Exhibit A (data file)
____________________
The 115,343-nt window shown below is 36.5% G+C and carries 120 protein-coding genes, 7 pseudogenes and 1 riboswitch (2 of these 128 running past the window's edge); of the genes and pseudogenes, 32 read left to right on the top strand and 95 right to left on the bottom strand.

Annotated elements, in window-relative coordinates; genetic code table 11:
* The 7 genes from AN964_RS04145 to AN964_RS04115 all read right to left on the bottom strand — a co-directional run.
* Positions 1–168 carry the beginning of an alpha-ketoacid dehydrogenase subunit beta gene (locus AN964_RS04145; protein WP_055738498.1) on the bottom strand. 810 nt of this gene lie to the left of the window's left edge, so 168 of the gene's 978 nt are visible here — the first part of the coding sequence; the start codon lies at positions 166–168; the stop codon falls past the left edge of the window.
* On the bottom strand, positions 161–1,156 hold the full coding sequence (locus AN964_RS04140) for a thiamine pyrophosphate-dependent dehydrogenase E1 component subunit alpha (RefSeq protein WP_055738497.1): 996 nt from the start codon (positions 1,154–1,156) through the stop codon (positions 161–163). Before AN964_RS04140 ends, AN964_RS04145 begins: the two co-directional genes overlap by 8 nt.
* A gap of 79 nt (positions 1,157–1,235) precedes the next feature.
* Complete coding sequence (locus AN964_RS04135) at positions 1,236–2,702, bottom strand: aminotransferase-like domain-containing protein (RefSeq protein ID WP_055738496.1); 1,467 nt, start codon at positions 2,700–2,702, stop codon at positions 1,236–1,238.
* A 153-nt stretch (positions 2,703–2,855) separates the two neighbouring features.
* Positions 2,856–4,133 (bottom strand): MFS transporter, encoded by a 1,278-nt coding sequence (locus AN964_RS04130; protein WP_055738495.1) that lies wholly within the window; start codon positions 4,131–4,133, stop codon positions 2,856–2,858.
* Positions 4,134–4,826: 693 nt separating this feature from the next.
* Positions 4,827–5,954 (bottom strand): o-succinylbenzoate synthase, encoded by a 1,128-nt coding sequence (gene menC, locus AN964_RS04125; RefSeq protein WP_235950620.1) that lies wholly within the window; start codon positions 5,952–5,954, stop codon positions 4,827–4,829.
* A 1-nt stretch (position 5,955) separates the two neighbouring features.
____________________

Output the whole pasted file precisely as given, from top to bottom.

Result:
The 115,343-nt window shown below is 36.5% G+C and carries 120 protein-coding genes, 7 pseudogenes and 1 riboswitch (2 of these 128 running past the window's edge); of the genes and pseudogenes, 32 read left to right on the top strand and 95 right to left on the bottom strand.

Annotated elements, in window-relative coordinates; genetic code table 11:
* The 7 genes from AN964_RS04145 to AN964_RS04115 all read right to left on the bottom strand — a co-directional run.
* Positions 1–168 carry the beginning of an alpha-ketoacid dehydrogenase subunit beta gene (locus AN964_RS04145; protein WP_055738498.1) on the bottom strand. 810 nt of this gene lie to the left of the window's left edge, so 168 of the gene's 978 nt are visible here — the first part of the coding sequence; the start codon lies at positions 166–168; the stop codon falls past the left edge of the window.
* On the bottom strand, positions 161–1,156 hold the full coding sequence (locus AN964_RS04140) for a thiamine pyrophosphate-dependent dehydrogenase E1 component subunit alpha (RefSeq protein WP_055738497.1): 996 nt from the start codon (positions 1,154–1,156) through the stop codon (positions 161–163). Before AN964_RS04140 ends, AN964_RS04145 begins: the two co-directional genes overlap by 8 nt.
* A gap of 79 nt (positions 1,157–1,235) precedes the next feature.
* Complete coding sequence (locus AN964_RS04135) at positions 1,236–2,702, bottom strand: aminotransferase-like domain-containing protein (RefSeq protein ID WP_055738496.1); 1,467 nt, start codon at positions 2,700–2,702, stop codon at positions 1,236–1,238.
* A 153-nt stretch (positions 2,703–2,855) separates the two neighbouring features.
* Positions 2,856–4,133 (bottom strand): MFS transporter, encoded by a 1,278-nt coding sequence (locus AN964_RS04130; protein WP_055738495.1) that lies wholly within the window; start codon positions 4,131–4,133, stop codon positions 2,856–2,858.
* Positions 4,134–4,826: 693 nt separating this feature from the next.
* Positions 4,827–5,954 (bottom strand): o-succinylbenzoate synthase, encoded by a 1,128-nt coding sequence (gene menC, locus AN964_RS04125; RefSeq protein WP_235950620.1) that lies wholly within the window; start codon positions 5,952–5,954, stop codon positions 4,827–4,829.
* A 1-nt stretch (position 5,955) separates the two neighbouring features.